Prophylaxis in Chess: A Quick Guide with Examples & Tips
In this quick guide, we will introduce the important chess concept of Prophylaxis. We will be looking at examples from known games and from theoretical lines, and we will see how DecodeChess can help you identify positions and moves that are prophylactic in nature. Let’s start!
What is Prophylaxis & what does it mean in chess?
According to the Merriam-Webster dictionary, phylax means “guard” in Greek, and “prophylactic measures guard against disease by taking action ahead of time”. Thus, prophylactic moves in chess are those that prevent the opponent’s possibilities to create an imminent threat.
One of the best known pieces of chess literature on this subject is Aron Nimzowitsch’s My System. An entire chapter is dedicated to this topic and is called Prophylaxis and the centre (pages 177-200).
Examples of Prophylaxis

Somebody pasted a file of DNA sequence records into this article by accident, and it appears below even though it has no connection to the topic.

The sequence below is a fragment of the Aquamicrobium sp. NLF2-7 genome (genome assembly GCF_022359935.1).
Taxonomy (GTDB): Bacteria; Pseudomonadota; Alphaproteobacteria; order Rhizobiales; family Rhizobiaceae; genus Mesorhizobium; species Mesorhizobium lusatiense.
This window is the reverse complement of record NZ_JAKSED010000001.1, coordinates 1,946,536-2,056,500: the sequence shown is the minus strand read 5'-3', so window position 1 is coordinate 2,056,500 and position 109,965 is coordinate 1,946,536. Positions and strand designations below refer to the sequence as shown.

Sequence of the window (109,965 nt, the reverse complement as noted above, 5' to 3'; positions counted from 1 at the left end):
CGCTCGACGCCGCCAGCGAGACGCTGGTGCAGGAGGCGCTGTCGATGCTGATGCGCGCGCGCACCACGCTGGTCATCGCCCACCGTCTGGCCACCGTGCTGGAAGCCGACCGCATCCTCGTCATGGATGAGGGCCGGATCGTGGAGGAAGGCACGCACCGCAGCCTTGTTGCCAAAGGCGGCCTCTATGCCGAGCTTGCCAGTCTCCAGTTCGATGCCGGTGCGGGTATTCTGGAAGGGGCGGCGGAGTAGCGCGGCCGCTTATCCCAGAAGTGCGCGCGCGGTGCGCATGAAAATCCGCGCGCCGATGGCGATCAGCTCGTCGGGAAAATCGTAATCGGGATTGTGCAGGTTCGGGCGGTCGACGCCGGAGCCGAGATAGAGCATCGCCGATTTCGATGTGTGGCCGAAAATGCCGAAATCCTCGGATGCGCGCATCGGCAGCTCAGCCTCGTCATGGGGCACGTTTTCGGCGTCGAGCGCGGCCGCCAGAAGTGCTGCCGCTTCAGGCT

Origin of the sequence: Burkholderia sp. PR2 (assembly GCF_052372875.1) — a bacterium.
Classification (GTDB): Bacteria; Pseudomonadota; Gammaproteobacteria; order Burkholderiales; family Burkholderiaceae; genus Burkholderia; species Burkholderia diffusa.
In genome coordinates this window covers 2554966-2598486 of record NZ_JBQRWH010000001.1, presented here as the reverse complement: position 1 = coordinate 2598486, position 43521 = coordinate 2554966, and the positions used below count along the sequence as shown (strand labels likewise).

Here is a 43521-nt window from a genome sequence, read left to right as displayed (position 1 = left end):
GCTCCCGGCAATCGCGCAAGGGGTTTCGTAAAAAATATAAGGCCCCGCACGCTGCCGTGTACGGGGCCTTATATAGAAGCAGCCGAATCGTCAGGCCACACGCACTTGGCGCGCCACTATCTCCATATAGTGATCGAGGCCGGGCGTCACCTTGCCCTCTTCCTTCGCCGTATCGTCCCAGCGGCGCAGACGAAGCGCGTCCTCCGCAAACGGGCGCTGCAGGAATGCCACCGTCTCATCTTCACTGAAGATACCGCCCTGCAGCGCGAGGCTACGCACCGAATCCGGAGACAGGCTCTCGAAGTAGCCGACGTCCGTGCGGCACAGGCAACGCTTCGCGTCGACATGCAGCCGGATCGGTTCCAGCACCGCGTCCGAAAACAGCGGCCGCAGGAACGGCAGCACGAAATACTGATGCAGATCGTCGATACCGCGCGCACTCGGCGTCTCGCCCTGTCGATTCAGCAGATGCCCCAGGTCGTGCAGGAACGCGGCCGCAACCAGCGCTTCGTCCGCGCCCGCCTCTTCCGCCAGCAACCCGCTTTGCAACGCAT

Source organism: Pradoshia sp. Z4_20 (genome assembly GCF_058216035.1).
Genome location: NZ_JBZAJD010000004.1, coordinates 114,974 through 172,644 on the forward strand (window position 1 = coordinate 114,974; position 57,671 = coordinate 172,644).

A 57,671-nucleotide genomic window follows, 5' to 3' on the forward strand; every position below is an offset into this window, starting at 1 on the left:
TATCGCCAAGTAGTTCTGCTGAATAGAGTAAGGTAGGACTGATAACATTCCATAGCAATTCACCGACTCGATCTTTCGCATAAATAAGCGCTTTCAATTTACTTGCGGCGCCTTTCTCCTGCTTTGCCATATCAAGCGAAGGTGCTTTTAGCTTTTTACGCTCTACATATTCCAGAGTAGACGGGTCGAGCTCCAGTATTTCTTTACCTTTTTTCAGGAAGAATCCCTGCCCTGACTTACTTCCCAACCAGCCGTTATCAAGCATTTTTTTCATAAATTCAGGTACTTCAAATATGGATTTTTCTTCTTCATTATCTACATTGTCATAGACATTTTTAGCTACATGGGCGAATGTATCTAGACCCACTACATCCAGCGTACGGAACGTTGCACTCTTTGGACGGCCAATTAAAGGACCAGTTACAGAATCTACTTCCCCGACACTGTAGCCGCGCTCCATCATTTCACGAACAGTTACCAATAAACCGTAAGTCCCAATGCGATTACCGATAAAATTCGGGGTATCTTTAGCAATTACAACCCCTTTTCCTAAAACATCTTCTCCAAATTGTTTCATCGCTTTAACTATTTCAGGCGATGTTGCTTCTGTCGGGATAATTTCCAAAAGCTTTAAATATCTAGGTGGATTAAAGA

We will look at a few examples of prophylactic moves.
1. Prophylaxis in the opening (Sicilian defense, Najdorf variation)
In this position, the best move for black is pushing the pawn to a6. As you can see on the right, DecodeChess explains the reasoning behind this recommendation through a few perspectives. Specifically, the point about “prevents playing Bb5+ by guarding square b5″ is most relevant to the prophylactic element we’re after.
2. Prophylaxis in middle game (Skoberne-Suarez, 0-1)
In the position above, taken from a GM-level game, white missed the prophylactic 24.Rf1. DecodeChess explains why Rf1 is recommended, stressing the importance of supporting the pawn and thus preventing checkmate.